Early on in my blogging days (many moons ago...or at least one...) I mentioned that I would find a definition of "angst" and bring it forth because, as most of you who know me personally are well aware, angst and I go hand in hand.
Well - I finally came across a great definition of angst in my "Finding Meaning in the Second Half of Life" book and I decided to keep my blog promises and post it here. At first the definition kind of depressed me because it seemed so inevitable - as if angst had to be a part of our lives. But then I realized that if I accepted this definition - it meant I wasn't as crazy as I thought I was! (And that is always excellent news.)
"Angst is the German word for anticipatory anxiety or dread that accompanies the human condition because the threat of annihilation is palpable and present from our first to our last breath. Our fragile estate floats over a great abyss, and no matter how diverting our strategies may be, there is no day in which we do not know this simple fact. An acceptance of this angst as normal is healthy; its denial is pathological, and will sooner or later result in some life-estranging behavior, or worse, the trivialization of the journey. The task brought to us is to live our lives fully, in the presence of the threat of annihilation."
Sounds pretty intense, right? But I really like the message of this book - which is that we're not failures as humans if we are sad, or anxious or even if we fail. (Because we will, of course.) We are supposed to LIVE and LEARN. When we have negative feelings, we're supposed to experience them - not cover them or hide from them. What a challenge but it's so freeing to hear the message that we are not failures if we are sad or if we aren't sure what to do.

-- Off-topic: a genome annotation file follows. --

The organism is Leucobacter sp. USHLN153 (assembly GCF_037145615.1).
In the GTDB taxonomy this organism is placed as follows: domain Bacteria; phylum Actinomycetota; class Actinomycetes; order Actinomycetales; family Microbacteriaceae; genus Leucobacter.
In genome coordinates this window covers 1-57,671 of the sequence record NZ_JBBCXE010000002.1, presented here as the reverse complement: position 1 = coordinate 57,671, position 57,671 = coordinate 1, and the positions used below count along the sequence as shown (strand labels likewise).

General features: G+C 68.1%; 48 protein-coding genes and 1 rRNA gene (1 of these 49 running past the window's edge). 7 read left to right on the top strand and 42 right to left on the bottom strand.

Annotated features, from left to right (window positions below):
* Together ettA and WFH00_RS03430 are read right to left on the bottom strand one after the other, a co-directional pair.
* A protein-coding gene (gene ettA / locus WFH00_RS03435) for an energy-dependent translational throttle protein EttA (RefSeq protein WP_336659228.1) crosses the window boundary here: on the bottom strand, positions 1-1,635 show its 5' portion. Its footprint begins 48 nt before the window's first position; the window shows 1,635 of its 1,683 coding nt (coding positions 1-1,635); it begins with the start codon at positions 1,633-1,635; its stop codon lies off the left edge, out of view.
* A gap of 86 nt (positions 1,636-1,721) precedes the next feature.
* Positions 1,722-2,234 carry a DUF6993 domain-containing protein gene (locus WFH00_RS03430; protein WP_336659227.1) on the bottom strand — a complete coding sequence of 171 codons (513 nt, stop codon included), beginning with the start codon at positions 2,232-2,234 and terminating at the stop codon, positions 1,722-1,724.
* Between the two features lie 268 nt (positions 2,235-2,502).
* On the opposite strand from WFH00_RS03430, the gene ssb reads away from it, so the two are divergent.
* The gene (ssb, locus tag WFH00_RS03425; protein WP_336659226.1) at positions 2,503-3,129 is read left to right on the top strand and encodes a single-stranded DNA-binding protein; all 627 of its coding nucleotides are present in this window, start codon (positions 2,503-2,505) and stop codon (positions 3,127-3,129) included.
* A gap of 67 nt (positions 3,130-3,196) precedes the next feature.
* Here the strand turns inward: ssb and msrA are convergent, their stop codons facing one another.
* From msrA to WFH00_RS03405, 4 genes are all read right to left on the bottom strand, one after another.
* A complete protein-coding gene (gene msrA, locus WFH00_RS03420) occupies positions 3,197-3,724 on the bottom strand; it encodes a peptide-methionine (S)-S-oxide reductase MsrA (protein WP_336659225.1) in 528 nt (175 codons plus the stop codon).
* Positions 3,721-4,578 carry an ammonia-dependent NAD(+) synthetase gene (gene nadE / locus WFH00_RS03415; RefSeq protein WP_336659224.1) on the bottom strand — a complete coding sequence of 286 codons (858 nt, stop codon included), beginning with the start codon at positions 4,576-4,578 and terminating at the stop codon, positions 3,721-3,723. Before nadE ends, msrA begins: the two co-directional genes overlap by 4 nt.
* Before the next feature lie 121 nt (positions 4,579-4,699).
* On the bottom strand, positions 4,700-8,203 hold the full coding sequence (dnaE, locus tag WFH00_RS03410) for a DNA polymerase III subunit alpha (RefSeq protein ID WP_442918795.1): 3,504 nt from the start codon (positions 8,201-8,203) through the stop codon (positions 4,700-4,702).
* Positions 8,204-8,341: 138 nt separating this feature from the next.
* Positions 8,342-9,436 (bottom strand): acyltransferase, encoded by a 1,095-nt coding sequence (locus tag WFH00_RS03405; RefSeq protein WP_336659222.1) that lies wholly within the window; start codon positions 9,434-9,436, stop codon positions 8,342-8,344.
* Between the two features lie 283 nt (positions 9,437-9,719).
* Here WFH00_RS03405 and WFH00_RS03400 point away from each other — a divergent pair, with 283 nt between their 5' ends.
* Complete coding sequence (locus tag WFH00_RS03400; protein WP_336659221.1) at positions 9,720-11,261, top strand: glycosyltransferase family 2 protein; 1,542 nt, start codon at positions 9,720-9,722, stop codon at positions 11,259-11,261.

In short - I can't recommend this book enough. Although I borrowed it, and need to return it to my BRILLIANT sister-in-law, I will be buying my own copy. I'll leave you with one more quote, which really touched me:
"...the goal of life is not happiness but meaning....Life is not a problem to be solved, finally, but a series of engagements with the cosmos in which we are asked to live as fully as we can manage."
Oh - and on that note - I did write my grandmother. Thanks for the moral support.